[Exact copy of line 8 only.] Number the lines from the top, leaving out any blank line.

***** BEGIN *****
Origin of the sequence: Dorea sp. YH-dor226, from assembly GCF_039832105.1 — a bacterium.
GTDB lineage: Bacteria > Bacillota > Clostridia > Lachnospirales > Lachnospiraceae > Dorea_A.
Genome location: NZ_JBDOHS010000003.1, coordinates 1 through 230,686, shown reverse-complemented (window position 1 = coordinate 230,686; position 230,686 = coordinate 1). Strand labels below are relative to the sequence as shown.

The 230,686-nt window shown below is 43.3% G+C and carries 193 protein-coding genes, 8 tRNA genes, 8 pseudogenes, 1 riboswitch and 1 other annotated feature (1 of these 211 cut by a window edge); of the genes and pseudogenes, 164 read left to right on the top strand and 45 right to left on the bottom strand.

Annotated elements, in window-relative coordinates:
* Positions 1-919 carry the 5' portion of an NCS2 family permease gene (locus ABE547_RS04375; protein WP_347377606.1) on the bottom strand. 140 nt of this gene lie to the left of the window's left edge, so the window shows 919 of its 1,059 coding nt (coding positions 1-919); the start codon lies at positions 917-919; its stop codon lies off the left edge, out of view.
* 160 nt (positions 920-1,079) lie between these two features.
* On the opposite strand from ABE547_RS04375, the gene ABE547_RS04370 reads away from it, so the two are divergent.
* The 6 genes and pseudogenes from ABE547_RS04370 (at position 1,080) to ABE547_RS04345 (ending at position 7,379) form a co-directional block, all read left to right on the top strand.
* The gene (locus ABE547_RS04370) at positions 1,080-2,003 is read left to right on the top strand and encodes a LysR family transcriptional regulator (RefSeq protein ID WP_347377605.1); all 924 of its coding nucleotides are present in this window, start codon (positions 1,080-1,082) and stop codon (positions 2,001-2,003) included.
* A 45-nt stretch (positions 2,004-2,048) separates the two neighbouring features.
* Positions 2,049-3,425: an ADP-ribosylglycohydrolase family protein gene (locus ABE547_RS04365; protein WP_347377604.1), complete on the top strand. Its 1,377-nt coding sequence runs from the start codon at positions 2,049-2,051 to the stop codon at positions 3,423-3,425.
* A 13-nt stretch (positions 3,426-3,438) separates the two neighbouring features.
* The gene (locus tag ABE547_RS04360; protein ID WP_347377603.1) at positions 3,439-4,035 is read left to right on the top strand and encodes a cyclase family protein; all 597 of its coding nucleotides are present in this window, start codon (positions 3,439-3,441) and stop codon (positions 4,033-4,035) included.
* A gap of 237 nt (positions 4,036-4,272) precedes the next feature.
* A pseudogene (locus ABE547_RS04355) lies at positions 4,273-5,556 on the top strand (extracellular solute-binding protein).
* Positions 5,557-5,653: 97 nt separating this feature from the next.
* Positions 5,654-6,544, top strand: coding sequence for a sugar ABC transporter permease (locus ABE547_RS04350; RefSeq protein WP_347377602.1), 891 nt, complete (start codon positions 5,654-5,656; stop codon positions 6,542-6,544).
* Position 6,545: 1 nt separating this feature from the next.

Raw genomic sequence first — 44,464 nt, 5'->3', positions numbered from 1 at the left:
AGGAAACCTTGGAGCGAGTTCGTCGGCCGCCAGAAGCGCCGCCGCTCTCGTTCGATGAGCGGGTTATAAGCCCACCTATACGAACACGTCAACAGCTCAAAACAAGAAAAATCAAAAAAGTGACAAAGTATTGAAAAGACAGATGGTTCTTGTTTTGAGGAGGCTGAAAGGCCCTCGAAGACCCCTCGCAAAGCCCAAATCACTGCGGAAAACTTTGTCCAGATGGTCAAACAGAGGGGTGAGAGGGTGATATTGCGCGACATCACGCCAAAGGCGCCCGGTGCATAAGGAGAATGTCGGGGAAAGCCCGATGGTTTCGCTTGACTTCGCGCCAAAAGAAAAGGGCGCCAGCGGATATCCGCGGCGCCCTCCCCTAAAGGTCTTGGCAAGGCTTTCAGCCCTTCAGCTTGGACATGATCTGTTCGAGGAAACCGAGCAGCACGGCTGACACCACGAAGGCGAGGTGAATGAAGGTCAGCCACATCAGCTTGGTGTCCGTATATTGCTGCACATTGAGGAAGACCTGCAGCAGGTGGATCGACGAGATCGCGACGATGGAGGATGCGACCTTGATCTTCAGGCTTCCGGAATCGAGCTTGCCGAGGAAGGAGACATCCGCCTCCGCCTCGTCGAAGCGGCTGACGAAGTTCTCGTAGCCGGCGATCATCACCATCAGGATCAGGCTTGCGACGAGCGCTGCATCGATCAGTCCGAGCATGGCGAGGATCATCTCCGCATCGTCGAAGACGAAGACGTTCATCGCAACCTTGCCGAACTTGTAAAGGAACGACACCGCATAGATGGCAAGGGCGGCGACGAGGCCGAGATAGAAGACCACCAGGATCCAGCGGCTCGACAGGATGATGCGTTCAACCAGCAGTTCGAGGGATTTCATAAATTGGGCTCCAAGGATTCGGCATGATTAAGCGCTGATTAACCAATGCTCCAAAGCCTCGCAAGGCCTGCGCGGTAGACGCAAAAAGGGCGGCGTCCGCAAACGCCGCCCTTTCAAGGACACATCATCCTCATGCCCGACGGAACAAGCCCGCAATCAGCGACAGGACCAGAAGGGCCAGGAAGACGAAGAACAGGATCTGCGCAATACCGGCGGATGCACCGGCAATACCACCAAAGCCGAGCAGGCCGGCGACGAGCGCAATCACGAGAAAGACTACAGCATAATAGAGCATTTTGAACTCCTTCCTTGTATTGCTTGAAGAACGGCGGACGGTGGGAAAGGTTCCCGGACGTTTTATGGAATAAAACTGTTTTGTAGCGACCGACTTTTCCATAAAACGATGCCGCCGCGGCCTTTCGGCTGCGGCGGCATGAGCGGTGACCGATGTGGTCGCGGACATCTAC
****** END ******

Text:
* On the opposite strand from ABE547_RS04375, the gene ABE547_RS04370 reads away from it, so the two are divergent.